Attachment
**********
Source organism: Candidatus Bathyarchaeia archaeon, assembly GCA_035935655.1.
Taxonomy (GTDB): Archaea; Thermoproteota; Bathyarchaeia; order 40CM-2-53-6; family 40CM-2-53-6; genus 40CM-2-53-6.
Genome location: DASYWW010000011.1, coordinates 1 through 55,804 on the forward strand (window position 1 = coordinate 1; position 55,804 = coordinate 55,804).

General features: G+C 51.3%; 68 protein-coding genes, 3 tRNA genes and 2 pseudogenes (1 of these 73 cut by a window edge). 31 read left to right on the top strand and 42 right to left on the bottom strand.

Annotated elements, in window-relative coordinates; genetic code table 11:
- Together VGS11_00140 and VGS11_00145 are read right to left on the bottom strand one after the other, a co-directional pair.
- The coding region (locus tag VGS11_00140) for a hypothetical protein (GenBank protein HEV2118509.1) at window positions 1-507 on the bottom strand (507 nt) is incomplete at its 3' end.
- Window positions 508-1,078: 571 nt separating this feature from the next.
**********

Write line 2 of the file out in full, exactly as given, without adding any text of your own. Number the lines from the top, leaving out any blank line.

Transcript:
Taxonomy (GTDB): Archaea; Thermoproteota; Bathyarchaeia; order 40CM-2-53-6; family 40CM-2-53-6; genus 40CM-2-53-6.